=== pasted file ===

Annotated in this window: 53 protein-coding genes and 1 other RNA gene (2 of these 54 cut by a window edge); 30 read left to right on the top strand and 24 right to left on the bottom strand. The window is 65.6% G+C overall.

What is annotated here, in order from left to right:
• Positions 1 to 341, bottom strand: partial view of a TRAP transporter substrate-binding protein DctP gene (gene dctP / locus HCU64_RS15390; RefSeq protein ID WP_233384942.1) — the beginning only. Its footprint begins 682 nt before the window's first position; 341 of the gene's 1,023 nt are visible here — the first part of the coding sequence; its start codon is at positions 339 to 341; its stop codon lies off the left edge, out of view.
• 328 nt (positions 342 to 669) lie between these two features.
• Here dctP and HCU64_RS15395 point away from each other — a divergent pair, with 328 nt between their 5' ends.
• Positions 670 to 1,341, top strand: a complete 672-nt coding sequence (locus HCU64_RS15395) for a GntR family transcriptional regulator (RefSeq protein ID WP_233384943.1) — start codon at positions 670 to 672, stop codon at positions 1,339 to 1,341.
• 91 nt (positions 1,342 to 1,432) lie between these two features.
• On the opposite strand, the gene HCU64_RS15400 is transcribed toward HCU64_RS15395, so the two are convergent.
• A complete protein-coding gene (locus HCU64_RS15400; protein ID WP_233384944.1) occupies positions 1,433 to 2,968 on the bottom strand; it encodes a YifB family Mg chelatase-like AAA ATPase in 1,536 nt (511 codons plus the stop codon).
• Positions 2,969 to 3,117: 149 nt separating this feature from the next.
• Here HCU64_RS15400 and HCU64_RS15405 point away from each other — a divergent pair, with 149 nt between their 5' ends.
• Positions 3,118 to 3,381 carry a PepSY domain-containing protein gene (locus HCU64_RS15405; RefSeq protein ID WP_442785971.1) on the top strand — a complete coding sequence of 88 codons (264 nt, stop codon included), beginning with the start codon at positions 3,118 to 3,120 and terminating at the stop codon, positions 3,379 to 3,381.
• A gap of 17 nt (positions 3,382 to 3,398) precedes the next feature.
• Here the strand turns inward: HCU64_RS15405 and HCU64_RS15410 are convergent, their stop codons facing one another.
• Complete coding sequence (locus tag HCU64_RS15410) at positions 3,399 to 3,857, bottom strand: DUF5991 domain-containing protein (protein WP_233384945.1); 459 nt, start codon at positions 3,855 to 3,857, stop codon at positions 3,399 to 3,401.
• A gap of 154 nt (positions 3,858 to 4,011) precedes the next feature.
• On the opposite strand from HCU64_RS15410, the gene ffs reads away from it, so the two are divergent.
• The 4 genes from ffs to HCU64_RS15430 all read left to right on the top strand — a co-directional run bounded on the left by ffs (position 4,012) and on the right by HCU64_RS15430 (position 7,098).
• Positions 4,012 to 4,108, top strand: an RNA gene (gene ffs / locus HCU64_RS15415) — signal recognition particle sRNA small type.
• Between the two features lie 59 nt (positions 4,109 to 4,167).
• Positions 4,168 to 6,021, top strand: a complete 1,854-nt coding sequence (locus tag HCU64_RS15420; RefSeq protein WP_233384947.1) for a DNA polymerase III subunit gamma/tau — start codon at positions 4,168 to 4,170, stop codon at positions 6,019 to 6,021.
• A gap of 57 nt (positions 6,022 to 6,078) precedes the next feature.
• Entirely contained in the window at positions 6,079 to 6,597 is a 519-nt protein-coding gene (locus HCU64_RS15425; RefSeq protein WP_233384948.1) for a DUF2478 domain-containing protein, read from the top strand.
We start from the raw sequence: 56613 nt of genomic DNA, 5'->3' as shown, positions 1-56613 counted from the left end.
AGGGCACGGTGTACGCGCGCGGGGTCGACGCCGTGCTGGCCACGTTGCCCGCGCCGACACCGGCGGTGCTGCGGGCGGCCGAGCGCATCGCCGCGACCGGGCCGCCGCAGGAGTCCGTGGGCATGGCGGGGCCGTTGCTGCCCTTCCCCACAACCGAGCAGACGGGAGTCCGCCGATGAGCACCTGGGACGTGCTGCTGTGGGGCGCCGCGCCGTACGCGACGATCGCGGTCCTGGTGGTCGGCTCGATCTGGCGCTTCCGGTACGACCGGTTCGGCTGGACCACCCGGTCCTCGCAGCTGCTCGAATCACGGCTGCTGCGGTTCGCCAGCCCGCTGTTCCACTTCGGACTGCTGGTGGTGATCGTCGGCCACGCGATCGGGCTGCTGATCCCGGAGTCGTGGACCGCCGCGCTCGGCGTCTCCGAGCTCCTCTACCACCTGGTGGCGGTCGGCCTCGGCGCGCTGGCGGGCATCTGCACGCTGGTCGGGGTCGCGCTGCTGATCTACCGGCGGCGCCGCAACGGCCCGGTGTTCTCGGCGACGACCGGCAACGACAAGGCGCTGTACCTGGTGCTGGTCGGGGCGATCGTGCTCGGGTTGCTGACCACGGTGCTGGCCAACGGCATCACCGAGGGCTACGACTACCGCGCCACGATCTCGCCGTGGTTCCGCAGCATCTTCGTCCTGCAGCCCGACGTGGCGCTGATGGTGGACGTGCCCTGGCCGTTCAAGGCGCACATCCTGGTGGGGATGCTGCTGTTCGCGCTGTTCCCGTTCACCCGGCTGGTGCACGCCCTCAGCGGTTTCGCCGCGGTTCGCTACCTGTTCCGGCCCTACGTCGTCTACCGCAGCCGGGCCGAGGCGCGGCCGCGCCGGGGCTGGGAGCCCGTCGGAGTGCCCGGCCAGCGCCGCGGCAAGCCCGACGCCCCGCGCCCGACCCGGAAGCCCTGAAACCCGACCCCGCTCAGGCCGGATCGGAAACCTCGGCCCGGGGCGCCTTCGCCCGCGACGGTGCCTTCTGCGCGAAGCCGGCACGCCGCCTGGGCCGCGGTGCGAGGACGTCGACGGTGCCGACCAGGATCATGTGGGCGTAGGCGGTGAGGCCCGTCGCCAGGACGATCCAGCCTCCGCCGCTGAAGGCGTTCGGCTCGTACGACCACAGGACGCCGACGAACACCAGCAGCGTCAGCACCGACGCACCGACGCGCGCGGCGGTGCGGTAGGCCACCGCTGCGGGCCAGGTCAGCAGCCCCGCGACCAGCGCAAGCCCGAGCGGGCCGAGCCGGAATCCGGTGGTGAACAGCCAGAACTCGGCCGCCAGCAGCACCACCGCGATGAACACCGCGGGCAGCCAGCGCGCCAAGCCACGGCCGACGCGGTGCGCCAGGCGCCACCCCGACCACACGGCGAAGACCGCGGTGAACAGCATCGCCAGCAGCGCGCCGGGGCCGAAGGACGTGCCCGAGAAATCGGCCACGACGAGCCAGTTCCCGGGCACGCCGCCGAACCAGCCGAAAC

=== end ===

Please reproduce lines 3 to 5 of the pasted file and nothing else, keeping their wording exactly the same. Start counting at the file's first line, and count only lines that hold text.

• Positions 1 to 341, bottom strand: partial view of a TRAP transporter substrate-binding protein DctP gene (gene dctP / locus HCU64_RS15390; RefSeq protein ID WP_233384942.1) — the beginning only. Its footprint begins 682 nt before the window's first position; 341 of the gene's 1,023 nt are visible here — the first part of the coding sequence; its start codon is at positions 339 to 341; its stop codon lies off the left edge, out of view.
• 328 nt (positions 342 to 669) lie between these two features.
• Here dctP and HCU64_RS15395 point away from each other — a divergent pair, with 328 nt between their 5' ends.